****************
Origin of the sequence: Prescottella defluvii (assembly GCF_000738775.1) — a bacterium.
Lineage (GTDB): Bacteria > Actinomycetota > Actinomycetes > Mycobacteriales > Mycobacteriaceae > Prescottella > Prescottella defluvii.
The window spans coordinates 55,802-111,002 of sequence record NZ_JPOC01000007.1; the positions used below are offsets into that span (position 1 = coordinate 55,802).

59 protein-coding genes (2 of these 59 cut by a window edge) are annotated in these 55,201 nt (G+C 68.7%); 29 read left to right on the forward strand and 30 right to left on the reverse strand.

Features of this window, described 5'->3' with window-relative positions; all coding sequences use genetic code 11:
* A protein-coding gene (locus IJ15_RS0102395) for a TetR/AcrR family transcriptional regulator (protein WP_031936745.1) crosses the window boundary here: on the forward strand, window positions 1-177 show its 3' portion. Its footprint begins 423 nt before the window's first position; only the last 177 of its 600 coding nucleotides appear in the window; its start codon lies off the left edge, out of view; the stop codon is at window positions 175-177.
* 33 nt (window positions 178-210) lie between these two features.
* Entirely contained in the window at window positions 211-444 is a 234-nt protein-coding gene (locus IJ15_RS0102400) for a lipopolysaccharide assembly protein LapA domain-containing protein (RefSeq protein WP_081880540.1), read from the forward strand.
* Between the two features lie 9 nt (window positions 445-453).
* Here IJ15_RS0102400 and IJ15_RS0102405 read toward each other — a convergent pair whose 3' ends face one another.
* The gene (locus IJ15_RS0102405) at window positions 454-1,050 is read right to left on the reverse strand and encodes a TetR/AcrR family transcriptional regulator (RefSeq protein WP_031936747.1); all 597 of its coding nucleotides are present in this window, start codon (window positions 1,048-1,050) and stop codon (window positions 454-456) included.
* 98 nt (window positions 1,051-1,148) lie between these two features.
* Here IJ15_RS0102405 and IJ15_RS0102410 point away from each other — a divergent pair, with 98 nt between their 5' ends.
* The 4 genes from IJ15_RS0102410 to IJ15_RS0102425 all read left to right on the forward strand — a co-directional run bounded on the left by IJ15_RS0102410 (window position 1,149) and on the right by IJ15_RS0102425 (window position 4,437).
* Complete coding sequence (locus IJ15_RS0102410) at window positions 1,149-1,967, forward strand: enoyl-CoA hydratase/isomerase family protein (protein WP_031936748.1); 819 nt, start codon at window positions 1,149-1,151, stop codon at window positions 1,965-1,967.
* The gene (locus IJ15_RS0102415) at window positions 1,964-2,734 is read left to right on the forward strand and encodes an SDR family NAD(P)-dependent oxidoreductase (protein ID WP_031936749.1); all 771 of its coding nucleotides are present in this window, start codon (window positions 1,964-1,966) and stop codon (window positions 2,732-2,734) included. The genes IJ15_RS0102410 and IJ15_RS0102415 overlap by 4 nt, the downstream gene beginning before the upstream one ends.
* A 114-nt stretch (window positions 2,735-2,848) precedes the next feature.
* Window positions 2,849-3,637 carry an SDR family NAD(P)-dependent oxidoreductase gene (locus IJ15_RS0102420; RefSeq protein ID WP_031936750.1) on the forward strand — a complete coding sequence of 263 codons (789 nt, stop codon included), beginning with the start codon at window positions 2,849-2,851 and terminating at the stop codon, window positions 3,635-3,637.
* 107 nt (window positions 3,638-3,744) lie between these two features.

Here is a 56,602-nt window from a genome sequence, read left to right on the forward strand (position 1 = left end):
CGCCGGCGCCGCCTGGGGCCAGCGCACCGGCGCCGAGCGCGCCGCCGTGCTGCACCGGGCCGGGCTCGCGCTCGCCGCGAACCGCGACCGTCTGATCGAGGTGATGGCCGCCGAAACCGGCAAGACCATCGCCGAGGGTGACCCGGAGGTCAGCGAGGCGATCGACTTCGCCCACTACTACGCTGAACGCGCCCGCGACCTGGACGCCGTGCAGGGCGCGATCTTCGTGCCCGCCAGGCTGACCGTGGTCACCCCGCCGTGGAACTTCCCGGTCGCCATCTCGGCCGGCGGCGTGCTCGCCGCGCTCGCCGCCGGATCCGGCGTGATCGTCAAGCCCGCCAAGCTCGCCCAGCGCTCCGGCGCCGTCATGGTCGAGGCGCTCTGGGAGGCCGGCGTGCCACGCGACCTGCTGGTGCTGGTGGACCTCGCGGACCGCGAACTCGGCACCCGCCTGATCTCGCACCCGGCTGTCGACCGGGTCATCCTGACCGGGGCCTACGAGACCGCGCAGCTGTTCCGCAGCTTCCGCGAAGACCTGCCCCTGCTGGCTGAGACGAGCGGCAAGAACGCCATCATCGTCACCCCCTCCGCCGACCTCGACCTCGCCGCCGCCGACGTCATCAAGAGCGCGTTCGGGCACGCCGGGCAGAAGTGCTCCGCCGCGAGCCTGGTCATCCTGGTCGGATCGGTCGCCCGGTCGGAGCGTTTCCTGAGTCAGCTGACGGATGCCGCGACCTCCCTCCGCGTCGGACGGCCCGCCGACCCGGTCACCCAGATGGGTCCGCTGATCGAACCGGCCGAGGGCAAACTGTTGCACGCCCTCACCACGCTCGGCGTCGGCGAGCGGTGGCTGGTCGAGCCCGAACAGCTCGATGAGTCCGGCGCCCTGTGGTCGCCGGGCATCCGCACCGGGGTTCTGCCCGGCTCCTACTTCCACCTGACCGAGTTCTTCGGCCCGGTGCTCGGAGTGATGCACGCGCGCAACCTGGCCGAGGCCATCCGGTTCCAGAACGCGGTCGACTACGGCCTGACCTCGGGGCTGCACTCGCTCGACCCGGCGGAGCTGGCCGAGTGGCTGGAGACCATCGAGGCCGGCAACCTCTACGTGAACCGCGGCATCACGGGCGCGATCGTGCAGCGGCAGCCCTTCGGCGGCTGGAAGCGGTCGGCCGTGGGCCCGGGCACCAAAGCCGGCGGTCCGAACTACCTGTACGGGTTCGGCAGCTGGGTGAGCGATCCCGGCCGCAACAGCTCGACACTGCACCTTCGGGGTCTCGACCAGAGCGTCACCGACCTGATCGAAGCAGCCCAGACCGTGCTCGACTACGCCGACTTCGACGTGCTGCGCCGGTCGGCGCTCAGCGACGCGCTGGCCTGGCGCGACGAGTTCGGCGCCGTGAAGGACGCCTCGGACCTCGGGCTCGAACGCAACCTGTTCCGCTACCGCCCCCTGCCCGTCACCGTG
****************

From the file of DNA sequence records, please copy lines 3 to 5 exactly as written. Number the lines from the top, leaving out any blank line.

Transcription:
The window spans coordinates 55,802-111,002 of sequence record NZ_JPOC01000007.1; the positions used below are offsets into that span (position 1 = coordinate 55,802).

59 protein-coding genes (2 of these 59 cut by a window edge) are annotated in these 55,201 nt (G+C 68.7%); 29 read left to right on the forward strand and 30 right to left on the reverse strand.

Features of this window, described 5'->3' with window-relative positions; all coding sequences use genetic code 11: